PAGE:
The conservation concern of Faxonius sp. (Decapoda: Cambaridae) from the Lower Tennessee-Beech subbasin.

Emmy M Delekta, Zachary J Loughman, Bronwyn W Williams

Abstract


Crayfishes are among the most imperiled freshwater taxa in North America with nearly 50% of US species at some level of conservation concern. The southern Appalachian Mountains of the US are home to the greatest crayfish diversity in the world. In the fall of 2019, the West Liberty University Crayfish Conservation Laboratory conducted surveys in the Lower Tennessee-Beech subbasin. Within the Indian Creek watershed, Faxonius sp. was found which we believe is an evolutionary significant unit (ESU) based on genetic and morphological data. Data is currently being compiled and analyzed with NatureServe’s Conservation Rank Calculator to determine the degree of imperilment of Faxonius sp. However, field surveys of the Indian Creek watershed and surrounding areas indicate Faxonius sp. has a narrow range and is not locally abundant. We believe that habitat competition from F. compressus and F. durelli has forced Faxonius sp. into headwaters of the Indian Creek watershed. Thus, Faxonius sp. is a punitive taxon in need of immediate conservation attention.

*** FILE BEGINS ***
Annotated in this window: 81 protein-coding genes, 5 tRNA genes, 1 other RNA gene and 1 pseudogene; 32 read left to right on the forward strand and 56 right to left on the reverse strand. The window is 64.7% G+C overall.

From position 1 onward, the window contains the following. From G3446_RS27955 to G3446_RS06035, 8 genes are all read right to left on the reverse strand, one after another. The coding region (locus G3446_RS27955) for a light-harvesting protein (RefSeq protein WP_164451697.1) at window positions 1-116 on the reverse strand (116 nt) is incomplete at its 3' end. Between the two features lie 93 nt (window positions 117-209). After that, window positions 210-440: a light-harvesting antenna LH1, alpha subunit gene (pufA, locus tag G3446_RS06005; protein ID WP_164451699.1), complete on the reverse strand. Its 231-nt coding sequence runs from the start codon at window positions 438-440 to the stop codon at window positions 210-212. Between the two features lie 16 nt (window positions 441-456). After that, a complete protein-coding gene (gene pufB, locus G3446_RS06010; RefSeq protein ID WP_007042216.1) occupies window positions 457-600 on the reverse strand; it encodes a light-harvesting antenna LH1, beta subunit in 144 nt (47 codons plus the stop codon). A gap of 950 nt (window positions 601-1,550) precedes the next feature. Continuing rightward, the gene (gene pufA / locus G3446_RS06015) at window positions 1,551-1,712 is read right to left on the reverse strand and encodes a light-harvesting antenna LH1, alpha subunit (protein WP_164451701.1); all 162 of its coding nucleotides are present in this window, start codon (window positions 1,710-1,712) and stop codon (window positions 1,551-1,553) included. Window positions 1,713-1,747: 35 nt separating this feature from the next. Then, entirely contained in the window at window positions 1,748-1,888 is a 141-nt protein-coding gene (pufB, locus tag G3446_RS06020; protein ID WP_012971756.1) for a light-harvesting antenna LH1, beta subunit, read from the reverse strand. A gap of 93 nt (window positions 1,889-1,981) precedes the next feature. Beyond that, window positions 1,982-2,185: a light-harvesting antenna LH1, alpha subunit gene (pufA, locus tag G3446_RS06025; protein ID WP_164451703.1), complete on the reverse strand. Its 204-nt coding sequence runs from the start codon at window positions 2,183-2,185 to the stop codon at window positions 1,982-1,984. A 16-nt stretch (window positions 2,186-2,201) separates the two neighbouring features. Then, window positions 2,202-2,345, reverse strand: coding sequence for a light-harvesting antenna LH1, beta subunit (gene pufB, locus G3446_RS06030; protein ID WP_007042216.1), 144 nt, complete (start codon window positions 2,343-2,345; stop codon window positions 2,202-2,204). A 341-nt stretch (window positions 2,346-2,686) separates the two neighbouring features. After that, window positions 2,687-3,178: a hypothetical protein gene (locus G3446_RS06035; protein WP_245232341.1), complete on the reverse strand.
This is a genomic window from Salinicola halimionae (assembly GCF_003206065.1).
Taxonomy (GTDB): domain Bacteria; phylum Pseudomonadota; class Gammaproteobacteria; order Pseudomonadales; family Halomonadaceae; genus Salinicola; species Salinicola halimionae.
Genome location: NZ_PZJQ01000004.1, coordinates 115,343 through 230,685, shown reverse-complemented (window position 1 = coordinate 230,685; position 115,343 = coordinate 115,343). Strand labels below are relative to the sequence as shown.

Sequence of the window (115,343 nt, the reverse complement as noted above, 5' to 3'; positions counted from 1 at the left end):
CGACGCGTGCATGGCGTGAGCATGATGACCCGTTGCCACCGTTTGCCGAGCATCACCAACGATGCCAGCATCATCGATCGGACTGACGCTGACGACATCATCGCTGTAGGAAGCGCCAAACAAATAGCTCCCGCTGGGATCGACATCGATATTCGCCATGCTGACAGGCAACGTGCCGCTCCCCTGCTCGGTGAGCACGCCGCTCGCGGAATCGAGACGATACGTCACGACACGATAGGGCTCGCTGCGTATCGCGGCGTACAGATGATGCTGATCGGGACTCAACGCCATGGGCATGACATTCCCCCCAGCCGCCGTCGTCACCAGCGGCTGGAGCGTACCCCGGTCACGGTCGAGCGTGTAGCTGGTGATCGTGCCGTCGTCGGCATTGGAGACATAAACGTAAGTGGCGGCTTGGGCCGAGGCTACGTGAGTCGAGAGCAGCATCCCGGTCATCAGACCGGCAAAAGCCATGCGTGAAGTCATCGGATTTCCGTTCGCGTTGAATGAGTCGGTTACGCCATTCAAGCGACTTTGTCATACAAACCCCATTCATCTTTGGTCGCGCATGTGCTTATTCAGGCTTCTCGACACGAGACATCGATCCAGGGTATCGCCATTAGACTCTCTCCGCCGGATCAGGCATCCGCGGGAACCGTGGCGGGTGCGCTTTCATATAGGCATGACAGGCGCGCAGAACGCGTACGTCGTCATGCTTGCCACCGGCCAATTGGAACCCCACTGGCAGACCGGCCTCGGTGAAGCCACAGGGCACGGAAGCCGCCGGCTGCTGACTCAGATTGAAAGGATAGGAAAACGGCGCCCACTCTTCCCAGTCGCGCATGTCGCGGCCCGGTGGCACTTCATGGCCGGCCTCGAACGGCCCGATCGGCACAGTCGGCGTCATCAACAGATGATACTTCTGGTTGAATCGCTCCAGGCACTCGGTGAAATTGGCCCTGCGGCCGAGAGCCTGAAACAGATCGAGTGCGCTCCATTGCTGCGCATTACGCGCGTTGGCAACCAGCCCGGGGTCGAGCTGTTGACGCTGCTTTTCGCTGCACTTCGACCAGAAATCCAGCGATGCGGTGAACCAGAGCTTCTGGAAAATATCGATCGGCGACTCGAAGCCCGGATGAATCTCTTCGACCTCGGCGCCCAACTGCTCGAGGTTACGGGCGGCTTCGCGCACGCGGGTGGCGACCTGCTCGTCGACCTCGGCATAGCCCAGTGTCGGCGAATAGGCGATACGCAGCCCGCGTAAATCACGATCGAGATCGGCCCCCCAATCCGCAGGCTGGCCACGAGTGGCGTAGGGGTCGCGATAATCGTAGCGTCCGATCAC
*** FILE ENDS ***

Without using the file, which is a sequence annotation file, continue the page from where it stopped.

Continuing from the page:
Keywords


Crayfish; Conservation

Full Text:

PDF


Copyright (c) 2021 Proceedings of the West Virginia Academy of Science

Creative Commons License
This work is licensed under a Creative Commons Attribution-NonCommercial 4.0 International License.